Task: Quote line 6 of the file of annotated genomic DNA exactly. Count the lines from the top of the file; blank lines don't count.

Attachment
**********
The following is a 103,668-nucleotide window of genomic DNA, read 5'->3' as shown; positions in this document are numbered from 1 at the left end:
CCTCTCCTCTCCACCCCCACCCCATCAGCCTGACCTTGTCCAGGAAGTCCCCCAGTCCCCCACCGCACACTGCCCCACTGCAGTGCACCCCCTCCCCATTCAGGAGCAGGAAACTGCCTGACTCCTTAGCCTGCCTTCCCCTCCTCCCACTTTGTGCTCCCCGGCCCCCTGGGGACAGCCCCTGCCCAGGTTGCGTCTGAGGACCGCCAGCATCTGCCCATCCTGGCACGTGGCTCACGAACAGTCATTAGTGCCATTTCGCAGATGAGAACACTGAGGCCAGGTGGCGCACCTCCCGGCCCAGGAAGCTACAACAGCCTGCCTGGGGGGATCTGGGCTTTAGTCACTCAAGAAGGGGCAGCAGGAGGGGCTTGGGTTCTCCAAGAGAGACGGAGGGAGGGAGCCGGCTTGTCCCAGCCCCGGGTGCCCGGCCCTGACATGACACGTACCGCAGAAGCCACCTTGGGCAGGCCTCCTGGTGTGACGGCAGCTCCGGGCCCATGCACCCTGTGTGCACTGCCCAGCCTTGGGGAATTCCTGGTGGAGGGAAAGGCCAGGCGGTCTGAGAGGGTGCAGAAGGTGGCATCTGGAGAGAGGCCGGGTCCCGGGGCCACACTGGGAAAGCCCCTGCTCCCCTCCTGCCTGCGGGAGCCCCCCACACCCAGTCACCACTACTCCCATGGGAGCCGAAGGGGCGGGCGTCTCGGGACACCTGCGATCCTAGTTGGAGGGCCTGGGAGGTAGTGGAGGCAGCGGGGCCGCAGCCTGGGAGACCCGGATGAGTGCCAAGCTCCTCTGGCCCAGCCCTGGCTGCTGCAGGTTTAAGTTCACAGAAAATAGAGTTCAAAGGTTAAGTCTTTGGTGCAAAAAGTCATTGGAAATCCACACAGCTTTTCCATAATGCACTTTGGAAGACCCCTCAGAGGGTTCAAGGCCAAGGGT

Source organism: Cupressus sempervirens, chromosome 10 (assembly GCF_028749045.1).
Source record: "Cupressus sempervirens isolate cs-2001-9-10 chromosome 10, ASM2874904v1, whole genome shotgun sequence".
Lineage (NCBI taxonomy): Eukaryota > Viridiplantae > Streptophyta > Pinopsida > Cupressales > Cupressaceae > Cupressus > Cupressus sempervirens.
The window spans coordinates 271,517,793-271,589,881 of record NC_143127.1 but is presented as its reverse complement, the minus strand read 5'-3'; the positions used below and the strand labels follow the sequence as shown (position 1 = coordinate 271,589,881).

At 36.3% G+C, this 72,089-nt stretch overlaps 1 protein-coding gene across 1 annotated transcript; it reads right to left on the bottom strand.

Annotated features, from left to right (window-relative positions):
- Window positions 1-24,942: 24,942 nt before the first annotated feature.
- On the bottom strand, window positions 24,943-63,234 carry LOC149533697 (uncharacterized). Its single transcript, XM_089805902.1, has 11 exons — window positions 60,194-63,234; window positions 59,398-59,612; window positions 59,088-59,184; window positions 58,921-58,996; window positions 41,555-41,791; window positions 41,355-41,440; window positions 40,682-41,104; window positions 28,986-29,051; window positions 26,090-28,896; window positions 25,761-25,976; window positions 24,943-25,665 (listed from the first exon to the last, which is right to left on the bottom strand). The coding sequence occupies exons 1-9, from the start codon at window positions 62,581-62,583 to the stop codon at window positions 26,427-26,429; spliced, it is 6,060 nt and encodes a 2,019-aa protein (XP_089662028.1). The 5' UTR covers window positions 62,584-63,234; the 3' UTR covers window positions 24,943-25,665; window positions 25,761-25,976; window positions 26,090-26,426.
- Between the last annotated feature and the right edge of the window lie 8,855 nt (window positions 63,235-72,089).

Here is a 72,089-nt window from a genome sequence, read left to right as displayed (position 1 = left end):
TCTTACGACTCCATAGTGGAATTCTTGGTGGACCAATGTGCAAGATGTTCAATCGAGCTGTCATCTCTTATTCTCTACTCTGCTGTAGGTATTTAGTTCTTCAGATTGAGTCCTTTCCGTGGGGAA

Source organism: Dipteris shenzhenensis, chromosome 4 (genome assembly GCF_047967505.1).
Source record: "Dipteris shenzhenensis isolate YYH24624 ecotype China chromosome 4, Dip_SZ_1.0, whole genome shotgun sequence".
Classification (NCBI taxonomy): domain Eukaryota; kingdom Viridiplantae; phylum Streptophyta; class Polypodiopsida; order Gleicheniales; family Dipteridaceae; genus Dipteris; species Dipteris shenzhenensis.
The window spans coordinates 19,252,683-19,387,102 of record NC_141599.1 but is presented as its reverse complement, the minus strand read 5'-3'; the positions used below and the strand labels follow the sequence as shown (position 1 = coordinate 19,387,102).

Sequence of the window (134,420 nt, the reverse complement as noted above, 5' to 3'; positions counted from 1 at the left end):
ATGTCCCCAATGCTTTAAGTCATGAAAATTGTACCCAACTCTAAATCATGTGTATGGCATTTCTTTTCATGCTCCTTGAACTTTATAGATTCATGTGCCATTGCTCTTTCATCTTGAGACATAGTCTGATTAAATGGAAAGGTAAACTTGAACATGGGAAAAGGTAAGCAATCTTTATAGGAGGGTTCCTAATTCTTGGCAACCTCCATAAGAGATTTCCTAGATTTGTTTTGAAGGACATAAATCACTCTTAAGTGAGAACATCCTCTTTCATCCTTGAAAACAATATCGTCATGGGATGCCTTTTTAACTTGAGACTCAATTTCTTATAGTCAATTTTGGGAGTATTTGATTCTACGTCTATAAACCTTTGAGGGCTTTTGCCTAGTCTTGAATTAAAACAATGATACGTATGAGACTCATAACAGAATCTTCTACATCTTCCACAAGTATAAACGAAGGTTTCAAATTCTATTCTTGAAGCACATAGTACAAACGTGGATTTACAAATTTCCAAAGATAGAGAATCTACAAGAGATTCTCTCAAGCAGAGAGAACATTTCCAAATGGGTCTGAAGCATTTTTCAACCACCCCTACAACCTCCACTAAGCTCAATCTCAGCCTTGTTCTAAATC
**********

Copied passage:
The window spans coordinates 271,517,793-271,589,881 of record NC_143127.1 but is presented as its reverse complement, the minus strand read 5'-3'; the positions used below and the strand labels follow the sequence as shown (position 1 = coordinate 271,589,881).